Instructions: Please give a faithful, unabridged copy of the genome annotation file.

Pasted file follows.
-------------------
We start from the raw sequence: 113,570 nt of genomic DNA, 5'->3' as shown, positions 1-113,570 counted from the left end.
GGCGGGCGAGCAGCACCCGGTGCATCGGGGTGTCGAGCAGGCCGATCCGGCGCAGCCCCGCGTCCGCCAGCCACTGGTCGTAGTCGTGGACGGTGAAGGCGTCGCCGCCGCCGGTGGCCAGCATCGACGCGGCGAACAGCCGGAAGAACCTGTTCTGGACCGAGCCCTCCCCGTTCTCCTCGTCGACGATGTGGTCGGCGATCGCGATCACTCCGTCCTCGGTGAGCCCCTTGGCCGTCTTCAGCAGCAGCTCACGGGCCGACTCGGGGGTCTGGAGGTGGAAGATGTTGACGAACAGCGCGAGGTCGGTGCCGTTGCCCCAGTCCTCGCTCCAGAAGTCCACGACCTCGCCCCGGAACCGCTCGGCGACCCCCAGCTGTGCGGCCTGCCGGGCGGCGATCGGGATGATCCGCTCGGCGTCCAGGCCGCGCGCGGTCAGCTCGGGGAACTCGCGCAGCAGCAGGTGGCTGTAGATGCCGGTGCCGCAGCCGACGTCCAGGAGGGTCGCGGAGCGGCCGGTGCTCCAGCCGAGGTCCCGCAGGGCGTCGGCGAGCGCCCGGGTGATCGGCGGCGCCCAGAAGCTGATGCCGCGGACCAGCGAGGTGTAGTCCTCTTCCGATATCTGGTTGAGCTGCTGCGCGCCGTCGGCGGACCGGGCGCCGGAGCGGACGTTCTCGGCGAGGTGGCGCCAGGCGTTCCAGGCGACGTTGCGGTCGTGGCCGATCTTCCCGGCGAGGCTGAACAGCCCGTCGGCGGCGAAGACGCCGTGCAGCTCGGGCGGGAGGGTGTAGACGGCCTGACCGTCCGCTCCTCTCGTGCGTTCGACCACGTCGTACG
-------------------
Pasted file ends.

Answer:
We start from the raw sequence: 113,570 nt of genomic DNA, 5'->3' as shown, positions 1-113,570 counted from the left end.
GGCGGGCGAGCAGCACCCGGTGCATCGGGGTGTCGAGCAGGCCGATCCGGCGCAGCCCCGCGTCCGCCAGCCACTGGTCGTAGTCGTGGACGGTGAAGGCGTCGCCGCCGCCGGTGGCCAGCATCGACGCGGCGAACAGCCGGAAGAACCTGTTCTGGACCGAGCCCTCCCCGTTCTCCTCGTCGACGATGTGGTCGGCGATCGCGATCACTCCGTCCTCGGTGAGCCCCTTGGCCGTCTTCAGCAGCAGCTCACGGGCCGACTCGGGGGTCTGGAGGTGGAAGATGTTGACGAACAGCGCGAGGTCGGTGCCGTTGCCCCAGTCCTCGCTCCAGAAGTCCACGACCTCGCCCCGGAACCGCTCGGCGACCCCCAGCTGTGCGGCCTGCCGGGCGGCGATCGGGATGATCCGCTCGGCGTCCAGGCCGCGCGCGGTCAGCTCGGGGAACTCGCGCAGCAGCAGGTGGCTGTAGATGCCGGTGCCGCAGCCGACGTCCAGGAGGGTCGCGGAGCGGCCGGTGCTCCAGCCGAGGTCCCGCAGGGCGTCGGCGAGCGCCCGGGTGATCGGCGGCGCCCAGAAGCTGATGCCGCGGACCAGCGAGGTGTAGTCCTCTTCCGATATCTGGTTGAGCTGCTGCGCGCCGTCGGCGGACCGGGCGCCGGAGCGGACGTTCTCGGCGAGGTGGCGCCAGGCGTTCCAGGCGACGTTGCGGTCGTGGCCGATCTTCCCGGCGAGGCTGAACAGCCCGTCGGCGGCGAAGACGCCGTGCAGCTCGGGCGGGAGGGTGTAGACGGCCTGACCGTCCGCTCCTCTCGTGCGTTCGACCACGTCGTACG